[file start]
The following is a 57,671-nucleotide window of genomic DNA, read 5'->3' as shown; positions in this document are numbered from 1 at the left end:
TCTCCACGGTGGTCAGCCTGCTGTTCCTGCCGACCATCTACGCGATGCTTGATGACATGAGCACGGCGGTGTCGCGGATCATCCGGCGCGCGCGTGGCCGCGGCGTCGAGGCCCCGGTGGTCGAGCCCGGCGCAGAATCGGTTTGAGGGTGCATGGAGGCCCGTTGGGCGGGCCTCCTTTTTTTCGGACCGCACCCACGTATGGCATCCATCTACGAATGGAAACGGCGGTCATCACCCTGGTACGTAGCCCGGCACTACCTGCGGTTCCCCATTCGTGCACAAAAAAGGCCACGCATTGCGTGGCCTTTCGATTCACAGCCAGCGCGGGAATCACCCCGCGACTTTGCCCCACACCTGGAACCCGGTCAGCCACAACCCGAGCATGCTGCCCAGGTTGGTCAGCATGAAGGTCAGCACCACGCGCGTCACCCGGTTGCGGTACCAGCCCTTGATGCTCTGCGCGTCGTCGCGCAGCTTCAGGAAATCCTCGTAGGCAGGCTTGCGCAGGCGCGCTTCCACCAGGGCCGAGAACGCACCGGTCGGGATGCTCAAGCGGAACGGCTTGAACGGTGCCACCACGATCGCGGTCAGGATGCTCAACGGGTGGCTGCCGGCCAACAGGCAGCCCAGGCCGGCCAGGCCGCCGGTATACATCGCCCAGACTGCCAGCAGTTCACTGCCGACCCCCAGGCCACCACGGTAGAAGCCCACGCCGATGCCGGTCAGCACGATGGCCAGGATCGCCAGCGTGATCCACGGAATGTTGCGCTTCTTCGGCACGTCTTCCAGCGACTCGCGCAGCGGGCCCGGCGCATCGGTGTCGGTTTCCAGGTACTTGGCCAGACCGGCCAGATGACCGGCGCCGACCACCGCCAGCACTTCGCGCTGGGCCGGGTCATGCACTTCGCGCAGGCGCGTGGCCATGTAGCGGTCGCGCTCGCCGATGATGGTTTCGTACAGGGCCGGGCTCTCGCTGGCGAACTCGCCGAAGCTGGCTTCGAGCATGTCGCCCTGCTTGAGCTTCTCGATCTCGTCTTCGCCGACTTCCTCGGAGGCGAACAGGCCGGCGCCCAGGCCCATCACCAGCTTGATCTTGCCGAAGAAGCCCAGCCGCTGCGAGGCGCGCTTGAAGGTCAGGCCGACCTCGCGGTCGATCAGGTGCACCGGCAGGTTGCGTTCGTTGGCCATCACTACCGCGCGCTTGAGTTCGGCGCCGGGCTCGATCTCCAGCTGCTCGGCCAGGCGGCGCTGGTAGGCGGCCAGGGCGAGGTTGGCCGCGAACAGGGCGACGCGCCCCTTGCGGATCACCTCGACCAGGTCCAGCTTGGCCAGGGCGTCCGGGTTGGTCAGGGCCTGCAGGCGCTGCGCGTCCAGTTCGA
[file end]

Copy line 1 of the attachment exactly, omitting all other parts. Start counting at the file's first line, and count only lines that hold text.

The following is a 57,671-nucleotide window of genomic DNA, read 5'->3' as shown; positions in this document are numbered from 1 at the left end: